‘O happy Earth, reality of Heaven!
To which those restless souls that ceaselessly
Throng through the human universe, aspire!
Thou consummation of all mortal hope!
Thou glorious prize of blindly working will,
Whose rays, diffused throughout all space and time,
Verge to one point and blend forever there!
Of purest spirits thou pure dwelling-place
Where care and sorrow, impotence and crime,
Languor, disease and ignorance dare not come!
O happy Earth, reality of Heaven!
– An excerpt from Percy Bysshe Shelley’s Queen Mab
For as long as humankind has been on this planet we have looked to the stars with curiosity and reverence. Even now our Universe is beyond our understanding and comprehension. As our technology becomes more advanced, we are capable of seeing universal phenomenon with more fidelity, often making me second guess if the images are actually artistic interpretations. And yet there are still a plethora of objects and events that are specks in the distance. We know they are occurring, however it is difficult to visualize them with any detail.
This is where astronomical artists hit the scene. With their paint brushes and computer animations, they create intense scenes of alien planets and galactic explosion. These artists bring to life what our imaginations are not capable of illustrating. Planets that are void of life, yet explode with volcanic eruptions and meteor collisions. Gases and cosmic dust rise like plumes or spiral in all directions from star-spawning nebula.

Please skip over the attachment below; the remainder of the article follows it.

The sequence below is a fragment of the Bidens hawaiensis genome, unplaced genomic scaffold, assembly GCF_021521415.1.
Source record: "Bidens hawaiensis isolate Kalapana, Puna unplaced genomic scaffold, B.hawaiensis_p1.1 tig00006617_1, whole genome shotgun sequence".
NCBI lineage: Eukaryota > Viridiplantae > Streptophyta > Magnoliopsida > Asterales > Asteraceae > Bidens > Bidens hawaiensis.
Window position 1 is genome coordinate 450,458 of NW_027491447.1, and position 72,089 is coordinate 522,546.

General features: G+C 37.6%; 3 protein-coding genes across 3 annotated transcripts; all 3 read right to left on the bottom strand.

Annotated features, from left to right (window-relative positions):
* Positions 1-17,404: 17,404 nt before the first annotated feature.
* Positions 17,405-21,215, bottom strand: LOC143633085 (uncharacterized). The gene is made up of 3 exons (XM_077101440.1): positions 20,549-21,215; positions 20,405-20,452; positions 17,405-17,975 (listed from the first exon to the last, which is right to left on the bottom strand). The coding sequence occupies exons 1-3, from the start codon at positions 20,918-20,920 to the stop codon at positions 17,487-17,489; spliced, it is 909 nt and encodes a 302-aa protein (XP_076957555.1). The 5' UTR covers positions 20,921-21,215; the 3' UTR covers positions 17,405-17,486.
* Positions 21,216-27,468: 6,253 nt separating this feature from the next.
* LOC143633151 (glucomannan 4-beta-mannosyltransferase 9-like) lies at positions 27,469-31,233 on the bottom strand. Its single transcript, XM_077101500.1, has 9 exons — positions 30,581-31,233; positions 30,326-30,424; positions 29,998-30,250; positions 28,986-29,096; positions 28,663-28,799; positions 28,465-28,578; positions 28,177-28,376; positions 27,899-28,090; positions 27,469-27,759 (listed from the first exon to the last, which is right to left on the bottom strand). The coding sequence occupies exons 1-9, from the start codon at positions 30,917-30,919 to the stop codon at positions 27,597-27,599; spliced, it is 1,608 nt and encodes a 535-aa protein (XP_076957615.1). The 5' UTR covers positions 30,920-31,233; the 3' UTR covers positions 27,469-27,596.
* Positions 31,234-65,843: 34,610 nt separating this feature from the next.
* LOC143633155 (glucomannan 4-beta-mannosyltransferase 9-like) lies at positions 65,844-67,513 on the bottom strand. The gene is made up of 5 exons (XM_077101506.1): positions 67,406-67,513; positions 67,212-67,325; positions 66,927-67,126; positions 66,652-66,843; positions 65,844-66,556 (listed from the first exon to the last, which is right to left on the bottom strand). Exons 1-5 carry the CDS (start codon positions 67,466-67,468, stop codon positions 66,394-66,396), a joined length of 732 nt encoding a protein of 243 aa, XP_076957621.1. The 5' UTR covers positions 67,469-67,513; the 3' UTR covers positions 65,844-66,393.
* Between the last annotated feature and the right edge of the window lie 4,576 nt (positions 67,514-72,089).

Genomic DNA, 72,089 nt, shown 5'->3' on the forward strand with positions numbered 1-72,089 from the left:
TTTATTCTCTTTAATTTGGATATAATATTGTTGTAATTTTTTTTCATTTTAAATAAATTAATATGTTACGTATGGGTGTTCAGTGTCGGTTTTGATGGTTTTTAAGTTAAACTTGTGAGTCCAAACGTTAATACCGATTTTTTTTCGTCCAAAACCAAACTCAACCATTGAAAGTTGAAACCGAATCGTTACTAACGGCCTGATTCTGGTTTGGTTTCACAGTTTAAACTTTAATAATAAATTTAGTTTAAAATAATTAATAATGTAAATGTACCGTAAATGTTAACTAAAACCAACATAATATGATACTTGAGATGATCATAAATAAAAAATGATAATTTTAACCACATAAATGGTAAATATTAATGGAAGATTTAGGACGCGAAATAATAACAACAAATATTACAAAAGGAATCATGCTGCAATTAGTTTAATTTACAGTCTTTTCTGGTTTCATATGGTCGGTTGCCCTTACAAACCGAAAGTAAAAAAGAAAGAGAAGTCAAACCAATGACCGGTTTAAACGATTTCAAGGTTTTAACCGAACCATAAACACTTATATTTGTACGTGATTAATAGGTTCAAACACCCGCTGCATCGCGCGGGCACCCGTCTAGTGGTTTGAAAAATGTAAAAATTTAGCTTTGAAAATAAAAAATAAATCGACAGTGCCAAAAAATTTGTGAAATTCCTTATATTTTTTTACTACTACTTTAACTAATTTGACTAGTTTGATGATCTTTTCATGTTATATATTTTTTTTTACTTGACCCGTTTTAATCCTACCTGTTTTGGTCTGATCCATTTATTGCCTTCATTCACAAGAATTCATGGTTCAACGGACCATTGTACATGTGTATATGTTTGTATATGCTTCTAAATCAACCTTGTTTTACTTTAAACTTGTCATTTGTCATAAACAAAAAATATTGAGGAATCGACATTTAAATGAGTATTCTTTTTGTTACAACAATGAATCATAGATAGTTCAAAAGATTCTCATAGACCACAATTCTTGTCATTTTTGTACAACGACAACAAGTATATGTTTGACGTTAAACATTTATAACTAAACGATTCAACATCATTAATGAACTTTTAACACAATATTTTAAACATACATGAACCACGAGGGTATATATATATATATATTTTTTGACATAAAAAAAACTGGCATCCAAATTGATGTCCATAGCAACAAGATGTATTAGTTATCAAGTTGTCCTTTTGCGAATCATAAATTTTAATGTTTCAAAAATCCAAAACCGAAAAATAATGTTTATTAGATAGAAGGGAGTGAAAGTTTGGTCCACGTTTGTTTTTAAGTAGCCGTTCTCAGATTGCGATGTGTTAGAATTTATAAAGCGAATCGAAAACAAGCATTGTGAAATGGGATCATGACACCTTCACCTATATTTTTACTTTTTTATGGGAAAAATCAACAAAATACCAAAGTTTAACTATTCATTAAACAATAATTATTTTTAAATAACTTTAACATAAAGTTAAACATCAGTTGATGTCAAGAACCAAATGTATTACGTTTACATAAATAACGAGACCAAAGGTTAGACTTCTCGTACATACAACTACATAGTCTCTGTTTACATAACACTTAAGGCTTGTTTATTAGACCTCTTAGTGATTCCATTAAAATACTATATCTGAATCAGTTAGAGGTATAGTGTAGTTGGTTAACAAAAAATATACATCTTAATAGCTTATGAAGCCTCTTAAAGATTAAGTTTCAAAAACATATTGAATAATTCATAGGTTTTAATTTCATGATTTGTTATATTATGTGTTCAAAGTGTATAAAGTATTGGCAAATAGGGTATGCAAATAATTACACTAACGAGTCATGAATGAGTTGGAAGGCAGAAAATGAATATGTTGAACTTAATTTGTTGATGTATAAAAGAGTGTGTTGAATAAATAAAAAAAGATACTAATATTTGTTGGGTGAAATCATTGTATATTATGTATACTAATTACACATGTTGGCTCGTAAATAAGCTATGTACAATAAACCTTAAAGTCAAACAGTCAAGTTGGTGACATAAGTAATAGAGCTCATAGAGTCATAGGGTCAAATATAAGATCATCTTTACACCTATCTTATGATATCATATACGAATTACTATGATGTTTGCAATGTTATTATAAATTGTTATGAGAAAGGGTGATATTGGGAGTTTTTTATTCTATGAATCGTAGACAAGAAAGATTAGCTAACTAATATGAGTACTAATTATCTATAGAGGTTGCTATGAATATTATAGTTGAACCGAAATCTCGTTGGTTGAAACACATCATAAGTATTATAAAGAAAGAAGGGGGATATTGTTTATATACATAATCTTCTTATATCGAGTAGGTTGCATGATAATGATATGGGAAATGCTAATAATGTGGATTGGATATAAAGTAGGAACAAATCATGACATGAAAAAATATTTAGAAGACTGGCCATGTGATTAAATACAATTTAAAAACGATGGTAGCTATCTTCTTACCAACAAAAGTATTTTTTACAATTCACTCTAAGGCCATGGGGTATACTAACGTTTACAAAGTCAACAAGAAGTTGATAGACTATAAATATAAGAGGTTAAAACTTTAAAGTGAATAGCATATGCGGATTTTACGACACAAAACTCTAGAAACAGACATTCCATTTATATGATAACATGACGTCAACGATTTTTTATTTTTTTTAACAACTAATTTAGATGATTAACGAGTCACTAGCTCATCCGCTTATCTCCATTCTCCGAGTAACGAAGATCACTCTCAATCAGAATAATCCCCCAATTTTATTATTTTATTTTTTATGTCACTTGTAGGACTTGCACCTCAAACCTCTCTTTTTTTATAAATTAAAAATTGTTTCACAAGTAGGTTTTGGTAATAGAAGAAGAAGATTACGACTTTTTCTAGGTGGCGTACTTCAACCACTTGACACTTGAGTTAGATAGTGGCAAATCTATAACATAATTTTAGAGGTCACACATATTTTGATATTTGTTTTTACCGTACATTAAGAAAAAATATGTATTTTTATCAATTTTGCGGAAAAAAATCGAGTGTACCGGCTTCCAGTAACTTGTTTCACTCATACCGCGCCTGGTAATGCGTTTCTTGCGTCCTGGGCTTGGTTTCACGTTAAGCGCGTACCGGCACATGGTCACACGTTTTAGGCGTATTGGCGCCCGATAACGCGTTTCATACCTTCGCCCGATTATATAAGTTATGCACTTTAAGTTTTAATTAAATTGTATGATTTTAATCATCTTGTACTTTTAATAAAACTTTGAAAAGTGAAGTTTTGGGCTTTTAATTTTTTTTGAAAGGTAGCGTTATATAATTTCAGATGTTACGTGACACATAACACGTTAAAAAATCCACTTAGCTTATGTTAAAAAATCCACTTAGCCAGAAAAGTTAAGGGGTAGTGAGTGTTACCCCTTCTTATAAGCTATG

Lucien Rudaux is one of the first known astronomical artists, creating alien landscapes in the late 1800’s. His paintings were more realistic then spectacular. He depicted the moon as it really was, with gradual slopes instead of precipitous cliffs. His landscapes are prudent even today, with great detail and soft colors.
David Hardy has been making space art since the 1950’s. He created illustrations for a number of publications including books and magazines, and has even published a science fiction novel, Aurora: A Child of Two Worlds. Many of these space artists also illustrate science fiction and fantasy works along with hypothetical drawings of planets breaking apart or asteroids colliding with earth. Some of my favorite off-shoots are dinosaur depictions.
Mark Garlick began with galactic paintings, has tried his hand at digital images and has recently done a number of animations. HIs pieces include some comparing the size of the planets and stars, another of a black hole and one hypothesizing how Mars would look after terra-forming. There are a number of artists that contribute to this body of work. You can find more information about astronomical artists and their work at the International Association of Astronomical Artists,